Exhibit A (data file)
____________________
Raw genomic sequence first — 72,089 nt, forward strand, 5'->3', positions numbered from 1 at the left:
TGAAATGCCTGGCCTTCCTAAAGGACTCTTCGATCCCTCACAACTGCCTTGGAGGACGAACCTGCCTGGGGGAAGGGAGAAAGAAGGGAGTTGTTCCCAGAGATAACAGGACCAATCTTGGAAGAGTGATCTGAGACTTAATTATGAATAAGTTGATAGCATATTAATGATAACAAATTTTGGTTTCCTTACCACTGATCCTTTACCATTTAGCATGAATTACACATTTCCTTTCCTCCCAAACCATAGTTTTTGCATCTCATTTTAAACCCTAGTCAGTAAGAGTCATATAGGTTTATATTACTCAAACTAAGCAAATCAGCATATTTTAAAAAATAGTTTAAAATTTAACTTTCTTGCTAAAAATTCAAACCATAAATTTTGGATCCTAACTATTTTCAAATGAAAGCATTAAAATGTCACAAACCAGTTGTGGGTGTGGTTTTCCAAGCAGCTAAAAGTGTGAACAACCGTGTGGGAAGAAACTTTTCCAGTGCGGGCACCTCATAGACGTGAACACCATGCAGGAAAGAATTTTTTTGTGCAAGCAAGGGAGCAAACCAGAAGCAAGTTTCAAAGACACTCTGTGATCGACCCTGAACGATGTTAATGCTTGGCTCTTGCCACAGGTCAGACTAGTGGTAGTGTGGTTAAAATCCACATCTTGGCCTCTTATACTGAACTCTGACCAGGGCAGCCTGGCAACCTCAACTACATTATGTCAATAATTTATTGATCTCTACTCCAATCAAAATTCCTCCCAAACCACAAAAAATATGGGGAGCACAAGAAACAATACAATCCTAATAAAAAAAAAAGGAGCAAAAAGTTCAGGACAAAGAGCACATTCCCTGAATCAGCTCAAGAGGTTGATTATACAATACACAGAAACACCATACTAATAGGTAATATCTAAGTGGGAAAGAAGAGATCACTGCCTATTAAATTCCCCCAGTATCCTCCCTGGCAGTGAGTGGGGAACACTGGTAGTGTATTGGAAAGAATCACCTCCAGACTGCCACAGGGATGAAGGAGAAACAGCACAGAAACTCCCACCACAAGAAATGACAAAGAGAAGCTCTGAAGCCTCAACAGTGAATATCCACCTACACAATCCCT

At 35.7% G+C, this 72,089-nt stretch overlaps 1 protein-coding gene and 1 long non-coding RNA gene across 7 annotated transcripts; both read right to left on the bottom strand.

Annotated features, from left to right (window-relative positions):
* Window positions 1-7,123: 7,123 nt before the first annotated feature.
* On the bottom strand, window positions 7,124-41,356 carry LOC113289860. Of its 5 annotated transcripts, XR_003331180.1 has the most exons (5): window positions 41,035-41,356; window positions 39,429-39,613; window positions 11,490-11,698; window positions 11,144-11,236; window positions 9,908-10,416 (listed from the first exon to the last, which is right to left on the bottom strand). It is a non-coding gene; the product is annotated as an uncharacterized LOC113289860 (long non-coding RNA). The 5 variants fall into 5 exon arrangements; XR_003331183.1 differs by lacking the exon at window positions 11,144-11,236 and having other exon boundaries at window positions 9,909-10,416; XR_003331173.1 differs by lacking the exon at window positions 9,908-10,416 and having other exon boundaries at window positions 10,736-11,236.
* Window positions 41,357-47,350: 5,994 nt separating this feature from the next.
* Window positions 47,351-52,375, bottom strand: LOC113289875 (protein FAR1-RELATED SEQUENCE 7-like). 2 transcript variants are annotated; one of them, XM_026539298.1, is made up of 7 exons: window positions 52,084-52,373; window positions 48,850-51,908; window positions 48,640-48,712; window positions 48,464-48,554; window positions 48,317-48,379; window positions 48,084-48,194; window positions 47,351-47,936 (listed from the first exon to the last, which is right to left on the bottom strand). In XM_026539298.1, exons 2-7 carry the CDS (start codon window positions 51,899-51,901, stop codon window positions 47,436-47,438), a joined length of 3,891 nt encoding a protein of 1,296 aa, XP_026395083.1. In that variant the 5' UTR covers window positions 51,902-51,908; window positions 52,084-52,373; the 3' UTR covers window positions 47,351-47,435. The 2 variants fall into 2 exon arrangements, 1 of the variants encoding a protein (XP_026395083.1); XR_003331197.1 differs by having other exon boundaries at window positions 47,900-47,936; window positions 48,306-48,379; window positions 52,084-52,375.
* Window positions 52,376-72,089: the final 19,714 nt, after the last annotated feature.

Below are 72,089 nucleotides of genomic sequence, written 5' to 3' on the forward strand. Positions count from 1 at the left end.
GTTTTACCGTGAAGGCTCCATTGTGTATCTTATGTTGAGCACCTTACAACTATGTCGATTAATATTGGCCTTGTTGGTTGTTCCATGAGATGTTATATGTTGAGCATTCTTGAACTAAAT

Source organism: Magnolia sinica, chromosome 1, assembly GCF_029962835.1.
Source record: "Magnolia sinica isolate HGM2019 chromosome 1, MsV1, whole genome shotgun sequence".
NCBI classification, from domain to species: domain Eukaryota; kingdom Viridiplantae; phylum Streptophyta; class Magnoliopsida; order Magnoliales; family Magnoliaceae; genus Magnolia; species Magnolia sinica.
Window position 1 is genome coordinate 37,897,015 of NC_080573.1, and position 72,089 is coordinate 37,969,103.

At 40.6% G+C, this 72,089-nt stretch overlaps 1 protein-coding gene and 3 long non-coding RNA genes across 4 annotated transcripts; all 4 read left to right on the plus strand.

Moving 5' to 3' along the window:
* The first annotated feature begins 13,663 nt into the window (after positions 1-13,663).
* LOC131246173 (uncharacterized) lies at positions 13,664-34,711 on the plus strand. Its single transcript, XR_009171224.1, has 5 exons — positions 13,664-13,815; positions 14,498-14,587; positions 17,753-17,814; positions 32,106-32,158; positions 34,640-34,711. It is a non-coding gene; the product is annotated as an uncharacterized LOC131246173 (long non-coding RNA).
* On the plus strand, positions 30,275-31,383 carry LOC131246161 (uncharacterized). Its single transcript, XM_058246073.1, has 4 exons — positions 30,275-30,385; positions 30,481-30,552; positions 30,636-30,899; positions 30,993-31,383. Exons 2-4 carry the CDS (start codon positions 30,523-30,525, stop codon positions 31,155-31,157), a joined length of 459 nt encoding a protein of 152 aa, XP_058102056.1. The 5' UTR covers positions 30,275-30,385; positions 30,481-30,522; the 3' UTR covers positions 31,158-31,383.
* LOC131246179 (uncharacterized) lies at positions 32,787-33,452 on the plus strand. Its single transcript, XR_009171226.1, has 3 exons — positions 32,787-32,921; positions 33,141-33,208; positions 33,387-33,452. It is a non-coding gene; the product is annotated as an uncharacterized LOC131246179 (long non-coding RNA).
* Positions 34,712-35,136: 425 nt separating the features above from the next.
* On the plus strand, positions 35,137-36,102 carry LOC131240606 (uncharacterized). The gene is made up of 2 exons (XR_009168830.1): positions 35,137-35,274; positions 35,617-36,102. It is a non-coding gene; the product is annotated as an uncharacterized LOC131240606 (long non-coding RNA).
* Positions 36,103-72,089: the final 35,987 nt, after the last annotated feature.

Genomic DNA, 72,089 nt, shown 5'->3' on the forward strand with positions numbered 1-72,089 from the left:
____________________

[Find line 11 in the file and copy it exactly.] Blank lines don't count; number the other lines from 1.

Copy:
GTTTTACCGTGAAGGCTCCATTGTGTATCTTATGTTGAGCACCTTACAACTATGTCGATTAATATTGGCCTTGTTGGTTGTTCCATGAGATGTTATATGTTGAGCATTCTTGAACTAAAT